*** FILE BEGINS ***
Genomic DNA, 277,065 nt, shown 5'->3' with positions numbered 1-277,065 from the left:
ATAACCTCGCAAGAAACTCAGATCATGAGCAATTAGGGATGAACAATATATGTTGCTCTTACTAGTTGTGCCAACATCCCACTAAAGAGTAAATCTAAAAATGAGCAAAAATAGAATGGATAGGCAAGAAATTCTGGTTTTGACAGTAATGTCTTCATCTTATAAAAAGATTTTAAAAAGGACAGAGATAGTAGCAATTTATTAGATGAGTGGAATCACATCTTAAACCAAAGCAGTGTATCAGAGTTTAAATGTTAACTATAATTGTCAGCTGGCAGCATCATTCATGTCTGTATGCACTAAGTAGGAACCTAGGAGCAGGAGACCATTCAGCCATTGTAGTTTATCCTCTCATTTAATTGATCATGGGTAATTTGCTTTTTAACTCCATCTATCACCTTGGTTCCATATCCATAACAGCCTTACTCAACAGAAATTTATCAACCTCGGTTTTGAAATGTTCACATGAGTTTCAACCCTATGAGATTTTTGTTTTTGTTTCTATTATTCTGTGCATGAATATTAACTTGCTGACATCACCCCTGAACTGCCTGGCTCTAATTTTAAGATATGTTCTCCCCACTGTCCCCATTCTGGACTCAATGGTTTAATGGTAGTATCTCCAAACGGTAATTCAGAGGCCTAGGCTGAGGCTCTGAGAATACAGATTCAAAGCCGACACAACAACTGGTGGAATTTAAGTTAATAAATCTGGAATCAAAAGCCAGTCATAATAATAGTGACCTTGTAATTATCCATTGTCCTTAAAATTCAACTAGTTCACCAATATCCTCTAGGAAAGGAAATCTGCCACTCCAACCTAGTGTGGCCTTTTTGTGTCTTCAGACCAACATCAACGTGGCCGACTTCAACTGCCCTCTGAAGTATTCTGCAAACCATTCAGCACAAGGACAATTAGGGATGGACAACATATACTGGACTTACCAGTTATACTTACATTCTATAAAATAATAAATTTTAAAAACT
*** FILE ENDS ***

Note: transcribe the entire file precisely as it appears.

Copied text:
Genomic DNA, 277,065 nt, shown 5'->3' with positions numbered 1-277,065 from the left:
ATAACCTCGCAAGAAACTCAGATCATGAGCAATTAGGGATGAACAATATATGTTGCTCTTACTAGTTGTGCCAACATCCCACTAAAGAGTAAATCTAAAAATGAGCAAAAATAGAATGGATAGGCAAGAAATTCTGGTTTTGACAGTAATGTCTTCATCTTATAAAAAGATTTTAAAAAGGACAGAGATAGTAGCAATTTATTAGATGAGTGGAATCACATCTTAAACCAAAGCAGTGTATCAGAGTTTAAATGTTAACTATAATTGTCAGCTGGCAGCATCATTCATGTCTGTATGCACTAAGTAGGAACCTAGGAGCAGGAGACCATTCAGCCATTGTAGTTTATCCTCTCATTTAATTGATCATGGGTAATTTGCTTTTTAACTCCATCTATCACCTTGGTTCCATATCCATAACAGCCTTACTCAACAGAAATTTATCAACCTCGGTTTTGAAATGTTCACATGAGTTTCAACCCTATGAGATTTTTGTTTTTGTTTCTATTATTCTGTGCATGAATATTAACTTGCTGACATCACCCCTGAACTGCCTGGCTCTAATTTTAAGATATGTTCTCCCCACTGTCCCCATTCTGGACTCAATGGTTTAATGGTAGTATCTCCAAACGGTAATTCAGAGGCCTAGGCTGAGGCTCTGAGAATACAGATTCAAAGCCGACACAACAACTGGTGGAATTTAAGTTAATAAATCTGGAATCAAAAGCCAGTCATAATAATAGTGACCTTGTAATTATCCATTGTCCTTAAAATTCAACTAGTTCACCAATATCCTCTAGGAAAGGAAATCTGCCACTCCAACCTAGTGTGGCCTTTTTGTGTCTTCAGACCAACATCAACGTGGCCGACTTCAACTGCCCTCTGAAGTATTCTGCAAACCATTCAGCACAAGGACAATTAGGGATGGACAACATATACTGGACTTACCAGTTATACTTACATTCTATAAAATAATAAATTTTAAAAACT